The Law of Supply and Demand in Action

June 4, 2009

The price of soybean meal has gone through the roof.  The last load we purchased was over $.20 per lb. which is 30% greater than  the price we paid in March.  We buy a 3 ton load every ten days to two weeks.  Our cost per load has increased $300.

Farmers gossip more than a murder of crows.  The latest “news” is that we’re going to run out of soybean meal this summer.  I panicked a little.  Our direct-market hogs are on an alfalfa pasture and would be ok if only fed corn.  The logistics of getting all of the rest of our hogs onto pasture scared and excited me.  I love a challenge.  Then I realized that I was reacting to gossip and didn’t need to get crazy just yet.

I did, however, call my feed salesman and determined that it would be cost effective to substitute lysine and threonine, the two most limiting amino acids in a corn/soy diet for hogs, for soybean meal.  So I did.

For hogs weighing 200 lbs. to market, I am substituting 3 lbs. of lysine and 1 lb. of threonine for 50 lbs. of soybean meal in every ton of feed.  3 lbs. of lysine costs $2.85.  1 lb. of threonine costs $1.38.  So the total extra cost is $3.93.  50 lbs. of soybean meal costs roughly $10.  So the savings is roughly $6 per ton of feed.  We use about 6 ton of this feed per week, so the savings is $36 per week.  If soybean meal stays high all summer until harvest, and the relative prices stay similar, we will save $432 over 12 weeks.

I realize this isn’t a huge savings.  But it felt good to take some action.  And the collective action by many soybean meal users will keep us from running out of soybean meal until harvest.  This is the Law of Supply and Demand in action.

Three Little Pigs

May 28, 2009


Isaac, Lael, and my 250 lbs. pastured hogs which will be butchered in June.  Note the single-strand electric fence in the foreground.

Isaac and his stepmom Lael visited my farm again and took home three little pigs.  Isaac and Lael are meat-eaters who desire to raise it themselves.  They own an acreage outside of Madison and are exploring the options for their land.  I’m glad pigs are a part of the plan.  Best of luck!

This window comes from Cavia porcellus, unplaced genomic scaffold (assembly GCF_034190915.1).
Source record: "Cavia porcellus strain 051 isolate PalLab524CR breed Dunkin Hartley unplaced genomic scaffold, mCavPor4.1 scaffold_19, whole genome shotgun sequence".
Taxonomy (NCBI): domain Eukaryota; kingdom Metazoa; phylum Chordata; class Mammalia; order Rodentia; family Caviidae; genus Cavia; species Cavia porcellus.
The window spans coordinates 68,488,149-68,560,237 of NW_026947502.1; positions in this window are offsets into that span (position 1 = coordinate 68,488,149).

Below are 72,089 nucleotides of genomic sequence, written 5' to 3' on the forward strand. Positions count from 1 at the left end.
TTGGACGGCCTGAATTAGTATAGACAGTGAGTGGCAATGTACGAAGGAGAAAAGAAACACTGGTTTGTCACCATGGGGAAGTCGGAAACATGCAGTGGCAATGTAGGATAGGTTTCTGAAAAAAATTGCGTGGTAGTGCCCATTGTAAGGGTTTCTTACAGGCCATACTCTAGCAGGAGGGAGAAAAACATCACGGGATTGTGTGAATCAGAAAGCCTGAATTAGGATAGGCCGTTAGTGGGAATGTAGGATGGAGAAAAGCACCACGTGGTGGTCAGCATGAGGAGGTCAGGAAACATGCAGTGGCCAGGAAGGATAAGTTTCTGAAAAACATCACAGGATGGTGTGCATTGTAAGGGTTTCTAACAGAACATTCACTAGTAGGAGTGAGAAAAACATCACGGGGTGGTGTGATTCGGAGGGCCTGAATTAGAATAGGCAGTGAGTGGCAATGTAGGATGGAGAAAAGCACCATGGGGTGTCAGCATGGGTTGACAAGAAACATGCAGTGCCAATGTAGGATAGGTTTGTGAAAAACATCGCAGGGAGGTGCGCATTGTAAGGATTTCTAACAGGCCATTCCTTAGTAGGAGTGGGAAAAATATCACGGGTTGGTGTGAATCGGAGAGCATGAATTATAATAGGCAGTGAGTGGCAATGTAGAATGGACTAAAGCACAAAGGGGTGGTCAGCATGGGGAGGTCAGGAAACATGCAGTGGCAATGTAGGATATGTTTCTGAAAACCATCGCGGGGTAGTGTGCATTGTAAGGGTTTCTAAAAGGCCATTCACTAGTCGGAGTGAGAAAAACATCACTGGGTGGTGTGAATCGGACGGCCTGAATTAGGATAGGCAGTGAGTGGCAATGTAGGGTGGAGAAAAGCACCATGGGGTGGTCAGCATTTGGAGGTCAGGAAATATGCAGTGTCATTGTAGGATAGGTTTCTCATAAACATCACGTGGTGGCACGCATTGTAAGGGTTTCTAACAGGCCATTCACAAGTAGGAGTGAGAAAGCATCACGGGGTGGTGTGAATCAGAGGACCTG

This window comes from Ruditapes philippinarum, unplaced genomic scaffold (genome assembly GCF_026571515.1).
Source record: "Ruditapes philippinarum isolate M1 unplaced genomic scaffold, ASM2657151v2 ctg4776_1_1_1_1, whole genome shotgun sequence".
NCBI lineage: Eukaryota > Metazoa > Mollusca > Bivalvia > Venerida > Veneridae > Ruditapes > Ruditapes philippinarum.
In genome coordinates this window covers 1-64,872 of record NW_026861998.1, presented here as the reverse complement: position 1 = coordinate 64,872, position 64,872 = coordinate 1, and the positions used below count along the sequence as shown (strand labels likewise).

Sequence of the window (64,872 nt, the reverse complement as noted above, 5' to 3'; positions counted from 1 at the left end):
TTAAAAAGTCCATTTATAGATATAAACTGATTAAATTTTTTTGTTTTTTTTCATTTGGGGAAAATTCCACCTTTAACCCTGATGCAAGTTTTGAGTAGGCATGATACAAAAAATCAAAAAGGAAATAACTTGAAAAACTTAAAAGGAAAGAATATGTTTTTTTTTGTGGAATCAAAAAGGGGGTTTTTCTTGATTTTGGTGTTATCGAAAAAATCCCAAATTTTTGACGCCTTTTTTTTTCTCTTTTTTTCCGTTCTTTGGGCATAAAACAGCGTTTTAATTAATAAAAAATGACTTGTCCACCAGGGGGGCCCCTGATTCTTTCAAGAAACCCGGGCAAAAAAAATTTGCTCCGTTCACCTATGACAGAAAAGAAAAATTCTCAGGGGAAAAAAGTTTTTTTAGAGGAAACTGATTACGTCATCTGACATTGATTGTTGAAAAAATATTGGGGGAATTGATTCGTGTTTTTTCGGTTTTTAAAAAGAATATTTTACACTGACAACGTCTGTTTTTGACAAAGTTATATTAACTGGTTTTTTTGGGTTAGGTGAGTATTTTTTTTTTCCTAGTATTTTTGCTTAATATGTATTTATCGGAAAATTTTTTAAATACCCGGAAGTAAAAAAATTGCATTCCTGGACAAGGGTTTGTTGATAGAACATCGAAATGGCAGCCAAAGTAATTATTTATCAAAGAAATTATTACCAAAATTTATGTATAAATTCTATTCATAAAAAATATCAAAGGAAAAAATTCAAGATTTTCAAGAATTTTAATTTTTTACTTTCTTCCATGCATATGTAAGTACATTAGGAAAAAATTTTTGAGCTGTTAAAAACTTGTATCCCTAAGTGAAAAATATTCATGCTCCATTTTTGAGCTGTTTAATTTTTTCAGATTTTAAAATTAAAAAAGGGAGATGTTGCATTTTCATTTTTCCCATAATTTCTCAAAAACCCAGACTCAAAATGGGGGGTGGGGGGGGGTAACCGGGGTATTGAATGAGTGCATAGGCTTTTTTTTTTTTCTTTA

What’s in a Product? Read the Label

February 11, 2009

What’s in a product?  Do you think you know, so you don’t have to check?  I’ve had two instances where I’ve been shocked by the content of something I thought I knew.

Corn syrup is in just about everything.  Would you believe it’s in bratwurst?  I was running low on different meats and thought I would pick up some bratwurst from our butcher when I delivered hogs last Monday. 

I picked up a package of brats and read the label and put it back quickly.  I was trying to stay away from corn syrup before I started the meat diet.  I especially don’t want any now.

I called Carrie, one of my partners, and asked her, “Do you know Weber’s puts corn syrup in their brats?”

“Yes,” she told me.  “That’s why we came up with our own recipe.  It doesn’t need to be in there.”

I agreed.  I told her I would be over to pick up some brats soon.

The second time I was shocked was when I was negotiating a partnership with Carrie and Eric to direct-market meat together.  We discussed our production protocols and what the consumer wants.  One of the items we discussed was feeding animal products to animals.

“Never have, never will,” I confidently asserted. 

A few days later I was grinding feed and thought to look at one of the feedbag labels.  We put 40 lbs. of a vitamin/mineral premix in every ton of hog feed.  There is a kajillion ingredients on the tag and I guess I had never read all the way to the end before.  When I read the last ingredient I had to sit down.  Animal fat.

I called our feed salesman and asked him if he knew.

“Yes, it’s just a little bit.”

“Why?” I asked.

“To keep the dust down.”

To keep the dust down.  The reason JBS United puts animal fat in their feed is to make the feed less dusty.  You’ve got to be kidding me.  They are a progressive company when it comes to swine nutrition, but massively out of touch when it comes to the ultimate consumer.

I asked if we could get our feed without animal fat.  He wasn’t sure but would check for me.  Turns out JBS United has a natural product line called, Grand Prairie.  All we had to do was ask.  We switched over right away and the hogs have done just fine on the new feed.

What’s in a product?  Read the label, but do it sitting down.